Rotting bandits are no harder than stochastic ones
Proceedings of the Twenty-Second International Conference on Artificial Intelligence and Statistics, PMLR 89:2564-2572, 2019.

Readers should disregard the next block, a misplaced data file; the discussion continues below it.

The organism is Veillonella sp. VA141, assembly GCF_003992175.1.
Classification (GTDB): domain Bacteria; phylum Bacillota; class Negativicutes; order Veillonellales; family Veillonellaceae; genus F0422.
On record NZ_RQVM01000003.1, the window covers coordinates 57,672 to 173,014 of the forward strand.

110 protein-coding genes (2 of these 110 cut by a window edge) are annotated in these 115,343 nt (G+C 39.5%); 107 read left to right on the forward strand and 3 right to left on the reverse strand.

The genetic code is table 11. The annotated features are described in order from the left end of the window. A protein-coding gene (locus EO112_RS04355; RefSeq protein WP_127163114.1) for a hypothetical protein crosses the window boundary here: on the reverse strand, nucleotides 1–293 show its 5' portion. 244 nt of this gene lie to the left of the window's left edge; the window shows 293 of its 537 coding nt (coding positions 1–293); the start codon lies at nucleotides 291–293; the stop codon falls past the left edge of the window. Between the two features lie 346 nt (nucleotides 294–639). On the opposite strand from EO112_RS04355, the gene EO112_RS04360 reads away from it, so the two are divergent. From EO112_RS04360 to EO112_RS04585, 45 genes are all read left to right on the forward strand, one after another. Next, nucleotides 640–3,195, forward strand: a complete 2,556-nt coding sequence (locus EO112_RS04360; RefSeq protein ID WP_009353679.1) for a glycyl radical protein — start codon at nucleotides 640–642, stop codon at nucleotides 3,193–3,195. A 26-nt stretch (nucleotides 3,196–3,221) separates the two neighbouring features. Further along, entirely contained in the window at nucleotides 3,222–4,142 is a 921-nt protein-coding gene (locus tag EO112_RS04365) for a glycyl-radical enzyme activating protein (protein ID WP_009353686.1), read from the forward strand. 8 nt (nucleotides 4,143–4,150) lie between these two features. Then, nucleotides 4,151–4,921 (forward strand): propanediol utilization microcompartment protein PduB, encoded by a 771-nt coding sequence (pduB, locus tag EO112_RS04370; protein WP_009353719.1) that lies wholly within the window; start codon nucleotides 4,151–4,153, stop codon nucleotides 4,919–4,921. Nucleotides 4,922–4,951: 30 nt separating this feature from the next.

In stochastic multi-armed bandits, the reward distribution of each arm is assumed to be stationary. This assumption is often violated in practice (e.g., in recommendation systems), where the reward of an arm may change whenever is selected, i.e., rested bandit setting. In this paper, we consider the non-parametric rotting bandit setting, where rewards can only decrease. We introduce the filtering on expanding window average (FEWA) algorithm that constructs moving averages of increasing windows to identify arms that are more likely to return high rewards when pulled once more. We prove that for an unknown horizon T, and without any knowledge on the decreasing behavior of the K arms, FEWA achieves problem-dependent regret bound of $O(\log(KT))$, and a problem-independent one of $O(\sqrt(KT))$. Our result substantially improves over the algorithm of Levine et al. (2017), which suffers regret $O(K^(1/3) T^(2/3)$. FEWA also matches known bounds for the stochastic bandit setting, thus showing that the rotting bandits are not harder. Finally, we report simulations confirming the theoretical improvements of FEWA.